An exciting, comprehensive and important piece of work on underwater noise and its effects on marine mammals has just been published – Brandon Southall and colleagues have updated their 2007 publication in Aquatic Mammals, congratulations Brandon and team!
Perhaps the sound you hear is another groan among the offshore industry and those carrying out noise impact assessments; we’ve all just got used to the recent “NOAA criteria” proposed by the National Marine Fisheries Service (NMFS) in 2016 and its update in 2018. We’ve hardly had time to breathe and now there is another new set of noise exposure criteria to learn and understand!
But do not worry, here we will quickly get you used to the history of these and the new Southall et al. (2019) criteria!
But let’s start from the beginning (skip the next section if you know the background):
Back in 2007, Southall and his colleagues on the expert panel proposed their first noise exposure criteria. These criteria were designed as a tool to assess how much noise a marine mammal can be exposed to before it affects its hearing sensitivity (i.e. shifting up its hearing threshold) within certain frequency ranges. This shift could be either temporary (TTS) or permanent (PTS). The sound emitted by man-made sources may induce TTS or PTS in an animal in two ways: peak sound pressure levels (SPL peak) may cause damage to the inner ear (we come back to this further below), and the accumulated sound energy the animal is exposed to (cumulative sound exposure levels, SEL) over the entire duration of a discrete or repeated noise exposure has the potential to induce auditory damage if it exceeds distinct threshold levels. It was clear to the expert panel that the frequency content of the sound would play a role in causing damage when considering accumulated sound levels. Sound outside the hearing range of the animal would be unlikely to affect its hearing, while the sound energy within the hearing range could be harmful. Therefore, Southall et al. (2007) proposed frequency-weighting functions that removed the sound energy outside an animal’s hearing range before calculating the SEL value. As it was impossible to build individual hearing functions for each of the 130+ marine mammal species, they grouped species with similar hearing ranges into functional hearing groups:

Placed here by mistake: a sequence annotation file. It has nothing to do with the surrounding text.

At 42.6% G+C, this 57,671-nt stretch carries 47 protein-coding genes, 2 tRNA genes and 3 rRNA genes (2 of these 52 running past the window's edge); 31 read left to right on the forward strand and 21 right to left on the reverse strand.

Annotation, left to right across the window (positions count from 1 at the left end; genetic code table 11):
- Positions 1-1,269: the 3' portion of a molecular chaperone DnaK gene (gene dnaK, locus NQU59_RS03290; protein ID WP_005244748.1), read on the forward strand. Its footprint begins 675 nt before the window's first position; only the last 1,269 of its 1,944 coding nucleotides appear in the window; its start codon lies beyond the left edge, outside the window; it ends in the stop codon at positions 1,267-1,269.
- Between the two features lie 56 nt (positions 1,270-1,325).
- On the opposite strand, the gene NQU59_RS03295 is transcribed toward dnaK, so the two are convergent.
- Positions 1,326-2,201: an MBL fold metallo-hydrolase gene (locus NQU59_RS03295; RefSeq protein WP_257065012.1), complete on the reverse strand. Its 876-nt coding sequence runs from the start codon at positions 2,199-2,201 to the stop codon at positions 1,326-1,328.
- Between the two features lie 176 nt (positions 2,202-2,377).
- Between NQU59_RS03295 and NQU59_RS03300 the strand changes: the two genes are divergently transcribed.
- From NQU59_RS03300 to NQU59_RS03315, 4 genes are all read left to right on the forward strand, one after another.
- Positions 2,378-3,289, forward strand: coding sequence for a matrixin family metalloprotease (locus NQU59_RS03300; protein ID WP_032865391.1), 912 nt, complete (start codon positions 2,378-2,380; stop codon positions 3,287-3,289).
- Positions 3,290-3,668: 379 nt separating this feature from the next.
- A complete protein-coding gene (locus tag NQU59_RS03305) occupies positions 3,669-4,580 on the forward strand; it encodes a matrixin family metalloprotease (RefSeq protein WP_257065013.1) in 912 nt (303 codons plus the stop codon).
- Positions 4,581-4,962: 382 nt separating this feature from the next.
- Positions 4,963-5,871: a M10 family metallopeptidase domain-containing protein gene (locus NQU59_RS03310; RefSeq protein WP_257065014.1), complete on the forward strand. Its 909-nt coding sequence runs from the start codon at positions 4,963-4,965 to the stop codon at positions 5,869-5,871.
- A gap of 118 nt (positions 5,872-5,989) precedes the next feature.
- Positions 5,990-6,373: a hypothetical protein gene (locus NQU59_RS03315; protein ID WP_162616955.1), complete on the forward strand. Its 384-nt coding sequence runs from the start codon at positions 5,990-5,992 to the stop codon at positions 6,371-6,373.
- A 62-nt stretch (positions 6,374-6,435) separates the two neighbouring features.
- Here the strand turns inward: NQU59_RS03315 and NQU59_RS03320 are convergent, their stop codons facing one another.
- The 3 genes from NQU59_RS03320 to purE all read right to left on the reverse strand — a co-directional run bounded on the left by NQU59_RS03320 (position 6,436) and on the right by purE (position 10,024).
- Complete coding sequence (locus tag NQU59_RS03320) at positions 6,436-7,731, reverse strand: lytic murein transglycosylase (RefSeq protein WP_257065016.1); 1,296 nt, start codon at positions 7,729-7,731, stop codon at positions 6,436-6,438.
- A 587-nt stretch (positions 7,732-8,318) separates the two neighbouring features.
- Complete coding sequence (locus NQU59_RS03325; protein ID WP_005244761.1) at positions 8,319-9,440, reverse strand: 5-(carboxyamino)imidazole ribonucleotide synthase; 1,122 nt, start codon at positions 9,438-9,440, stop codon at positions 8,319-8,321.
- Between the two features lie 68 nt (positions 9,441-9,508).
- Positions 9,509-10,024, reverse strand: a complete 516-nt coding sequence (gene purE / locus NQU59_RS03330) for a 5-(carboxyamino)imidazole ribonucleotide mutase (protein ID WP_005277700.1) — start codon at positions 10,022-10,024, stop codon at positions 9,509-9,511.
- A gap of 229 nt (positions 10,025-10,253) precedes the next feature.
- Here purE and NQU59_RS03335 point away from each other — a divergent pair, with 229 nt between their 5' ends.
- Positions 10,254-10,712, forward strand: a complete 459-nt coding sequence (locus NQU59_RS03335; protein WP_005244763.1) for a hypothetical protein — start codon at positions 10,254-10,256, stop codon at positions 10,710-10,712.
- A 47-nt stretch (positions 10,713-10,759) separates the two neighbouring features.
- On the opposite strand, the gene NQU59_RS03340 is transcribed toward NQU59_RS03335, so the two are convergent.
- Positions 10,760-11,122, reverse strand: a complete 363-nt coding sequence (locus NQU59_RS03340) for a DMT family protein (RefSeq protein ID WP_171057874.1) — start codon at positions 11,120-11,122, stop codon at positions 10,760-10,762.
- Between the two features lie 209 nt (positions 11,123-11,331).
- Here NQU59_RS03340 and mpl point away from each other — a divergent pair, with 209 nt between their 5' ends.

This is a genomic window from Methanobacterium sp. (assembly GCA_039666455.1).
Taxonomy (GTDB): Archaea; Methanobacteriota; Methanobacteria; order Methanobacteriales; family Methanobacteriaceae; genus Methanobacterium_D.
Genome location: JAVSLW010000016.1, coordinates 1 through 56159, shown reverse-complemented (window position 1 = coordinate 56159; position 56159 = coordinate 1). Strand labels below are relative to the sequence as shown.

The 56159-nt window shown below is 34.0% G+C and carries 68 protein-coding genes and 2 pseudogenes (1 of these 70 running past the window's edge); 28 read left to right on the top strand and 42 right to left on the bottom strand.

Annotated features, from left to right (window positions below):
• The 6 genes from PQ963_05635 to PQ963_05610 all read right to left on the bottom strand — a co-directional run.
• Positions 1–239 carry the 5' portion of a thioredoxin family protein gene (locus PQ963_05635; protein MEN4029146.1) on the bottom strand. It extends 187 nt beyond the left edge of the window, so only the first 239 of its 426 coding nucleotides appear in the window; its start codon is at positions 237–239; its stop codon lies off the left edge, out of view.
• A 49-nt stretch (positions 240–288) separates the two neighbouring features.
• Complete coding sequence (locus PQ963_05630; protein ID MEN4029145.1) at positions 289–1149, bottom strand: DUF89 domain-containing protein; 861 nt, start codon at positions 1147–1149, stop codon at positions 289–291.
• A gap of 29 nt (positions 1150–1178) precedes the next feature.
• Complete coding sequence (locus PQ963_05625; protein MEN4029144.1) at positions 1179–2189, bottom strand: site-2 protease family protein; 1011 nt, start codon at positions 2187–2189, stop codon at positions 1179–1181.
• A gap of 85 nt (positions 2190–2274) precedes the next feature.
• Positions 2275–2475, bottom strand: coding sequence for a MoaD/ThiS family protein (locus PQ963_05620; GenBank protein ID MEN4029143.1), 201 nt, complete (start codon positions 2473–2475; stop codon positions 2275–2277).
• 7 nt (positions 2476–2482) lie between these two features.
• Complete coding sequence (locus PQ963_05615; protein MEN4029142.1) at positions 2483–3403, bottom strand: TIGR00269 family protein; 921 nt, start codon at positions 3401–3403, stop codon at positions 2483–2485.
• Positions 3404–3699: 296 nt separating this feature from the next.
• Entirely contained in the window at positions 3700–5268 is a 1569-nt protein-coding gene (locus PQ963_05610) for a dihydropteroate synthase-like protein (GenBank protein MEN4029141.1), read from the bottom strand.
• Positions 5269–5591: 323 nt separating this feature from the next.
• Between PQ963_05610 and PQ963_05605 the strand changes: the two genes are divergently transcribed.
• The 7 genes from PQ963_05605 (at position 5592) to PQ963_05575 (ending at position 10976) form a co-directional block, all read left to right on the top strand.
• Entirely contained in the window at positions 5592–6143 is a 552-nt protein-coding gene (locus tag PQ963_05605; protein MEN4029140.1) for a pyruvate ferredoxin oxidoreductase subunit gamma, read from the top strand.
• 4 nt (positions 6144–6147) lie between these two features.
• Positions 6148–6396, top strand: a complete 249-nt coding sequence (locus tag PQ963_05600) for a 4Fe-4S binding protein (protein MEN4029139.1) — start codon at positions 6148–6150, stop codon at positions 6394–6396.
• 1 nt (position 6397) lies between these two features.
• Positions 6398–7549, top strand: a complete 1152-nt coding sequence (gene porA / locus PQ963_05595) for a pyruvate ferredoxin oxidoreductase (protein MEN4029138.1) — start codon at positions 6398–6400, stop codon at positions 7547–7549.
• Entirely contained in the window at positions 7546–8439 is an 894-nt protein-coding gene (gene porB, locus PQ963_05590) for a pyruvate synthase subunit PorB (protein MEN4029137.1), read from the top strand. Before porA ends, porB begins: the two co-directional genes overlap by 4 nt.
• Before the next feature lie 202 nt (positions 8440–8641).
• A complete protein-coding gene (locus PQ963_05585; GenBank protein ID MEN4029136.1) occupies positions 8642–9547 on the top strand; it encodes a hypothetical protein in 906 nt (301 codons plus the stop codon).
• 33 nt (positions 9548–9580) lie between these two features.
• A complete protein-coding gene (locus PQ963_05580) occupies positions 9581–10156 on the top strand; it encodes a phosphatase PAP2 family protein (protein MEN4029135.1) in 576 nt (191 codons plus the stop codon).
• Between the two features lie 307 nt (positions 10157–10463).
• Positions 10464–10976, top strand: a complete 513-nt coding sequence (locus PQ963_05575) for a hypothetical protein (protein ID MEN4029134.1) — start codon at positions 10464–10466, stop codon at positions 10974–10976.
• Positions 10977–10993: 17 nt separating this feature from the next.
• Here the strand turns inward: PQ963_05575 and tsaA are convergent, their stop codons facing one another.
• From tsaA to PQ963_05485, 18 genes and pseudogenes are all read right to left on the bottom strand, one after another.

- Low-frequency cetaceans (LF): which consisted of baleen whales such as humpback whales;